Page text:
Latin Name: myristica fragrans. myristica offinalis
Alternative Name: nux moschata, myristica, yristica aromata
Forms Available: essential oil, ground

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Nutmeg – Myristica fragrans – Spicy, warm and sweet odor. Considered analgesic, antiseptic, antispasmodic, emmenagogue, parturient, and tonic.  Invigorates and stimulates the mind. Indicated for extreme tiredness and used in massage blends for aching joints because of its warming property. Not recommended for skin care. Should not be used during pregnancy at all.  Inhalation may cause nausea.  One drop of Nutmeg with 20-40 drops of Orange is wonderful for the home.  Very strong, can be irritating.  Blends well with citrus oils.

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Aromatherapy & Health Uses: Arthritis; Gout; Muscular Aches and Pains; Poor circulation; Rheumatism; Flatulence; Indigestion; Nausea; Sluggish Digestion; Bacterial Infection; Frigidity in Women; Impotence in Men; Neuralgia; Nervous Fatigue. Key Qualities: Aphrodisiac; Analgesic.

Other Uses: Nutmegs have long been carried as good luck charms, and are strung with star anise and tonka beans for a potent herbal necklace. Burn for prosperity., luck, psychic awareness, fortune, clairvoyance, divination, justice, and meditation.

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Aromatherapy101: 24 common aromatherapy terms you MUST know

Aromatherapy is a vast medicinal system comprising of many terminologies, extraction procedures and blending methodologies. Though not everyone can know everything about aromatherapy (but for an expert and licensed aromatherapist), as a beginner, you may need to know certain things about the science. This article will explain in brief the common terms used in the world of aromatherapy and essential oils.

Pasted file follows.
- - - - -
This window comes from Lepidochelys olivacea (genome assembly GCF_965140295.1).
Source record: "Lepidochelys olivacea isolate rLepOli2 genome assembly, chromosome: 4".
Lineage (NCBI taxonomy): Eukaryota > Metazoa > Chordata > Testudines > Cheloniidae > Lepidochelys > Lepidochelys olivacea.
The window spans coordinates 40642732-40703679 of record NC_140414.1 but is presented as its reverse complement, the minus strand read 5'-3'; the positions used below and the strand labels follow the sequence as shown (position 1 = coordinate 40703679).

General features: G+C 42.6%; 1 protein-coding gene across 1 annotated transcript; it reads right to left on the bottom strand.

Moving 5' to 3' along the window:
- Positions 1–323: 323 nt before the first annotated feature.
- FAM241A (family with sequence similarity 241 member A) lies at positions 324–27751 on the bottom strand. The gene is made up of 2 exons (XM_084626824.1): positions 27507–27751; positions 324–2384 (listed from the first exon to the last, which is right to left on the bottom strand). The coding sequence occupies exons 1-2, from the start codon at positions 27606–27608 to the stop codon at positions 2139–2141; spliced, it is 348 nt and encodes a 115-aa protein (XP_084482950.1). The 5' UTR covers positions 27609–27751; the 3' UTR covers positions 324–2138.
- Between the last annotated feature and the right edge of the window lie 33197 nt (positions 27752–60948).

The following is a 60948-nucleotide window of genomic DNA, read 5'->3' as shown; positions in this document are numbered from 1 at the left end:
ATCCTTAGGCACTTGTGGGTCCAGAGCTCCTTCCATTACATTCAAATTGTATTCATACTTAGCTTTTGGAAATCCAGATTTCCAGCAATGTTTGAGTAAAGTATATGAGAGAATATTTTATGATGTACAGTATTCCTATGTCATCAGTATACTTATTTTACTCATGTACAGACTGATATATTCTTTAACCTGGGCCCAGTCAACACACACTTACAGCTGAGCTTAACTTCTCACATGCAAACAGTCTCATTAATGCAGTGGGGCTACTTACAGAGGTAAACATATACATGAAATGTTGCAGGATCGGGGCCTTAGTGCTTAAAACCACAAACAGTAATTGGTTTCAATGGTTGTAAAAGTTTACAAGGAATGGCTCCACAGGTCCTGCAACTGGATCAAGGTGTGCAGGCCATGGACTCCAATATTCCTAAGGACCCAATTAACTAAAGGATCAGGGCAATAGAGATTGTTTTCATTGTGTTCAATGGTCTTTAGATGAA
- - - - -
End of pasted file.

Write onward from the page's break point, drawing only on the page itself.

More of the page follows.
Aromatherapy is a science of essential oils. As you know, there are many different kinds of essential oils in vogue right from the ancient times. Most of these oils are extracted by several types of methods. Some oils are called by unique names based on their properties or components. Here’s a glimpse of all of them:

1. Absolutes or concretes: Absolutes are essential oils in their pure form. They have strong aromas and are highly concentrated.

2. Botanical Names: A botanical name is the Latin name given to a plant species. Since there are  millions of species, botanists use botanical names to identify one species from another.

3. Common Name: The name in which an oil is addressed in common practice. Lavender, Basil, Bay, Hyssop etc. are common names.

4. Carrier Oils: Carrier oils or base oils or fixed oils are vegetable or plant oils that are used to dilute pure essential oils.

5. Hydrosols or Flora waters: These are by-products during extraction of essential oils. They too have medicinal properties and are used for general, less-severe treatments.

6. Dram: Unit of measurement which equals 1/8 of an ounce, used in aromatherapy.

7. Fragrance oils: Called perfume or potpourri oils, Fragrance Oils contain artificial fragrant substances, whereas essential oils contain only the pure essences of plants.

8. Infused oils: Carrier oils into which few medicinal herbs are infused (for extra therapeutic effects) are called infused oils.

9. CO2s: Oils which are extracted by using carbon dioxide are called CO2s.

10. Orifice reducer: A small, clear insert-like dropper used in essential oil bottles for easy dispensation of oil.

Essential oils are often referred to as stimulants, analgesic agents and ones with diuretic properties. Though these are medicinal terms and can be guessed by most of you, when it comes to aromatherapy, it is better not to make assumptions. Here are a few terms that describe the properties of essential oils:

11. Abortifacient: An oil which can cause abortion in a pregnant woman. Toxic oils are often abortifacients.

12. Analgesic: Oils that relieve pain and cause a soothing effect are analgesic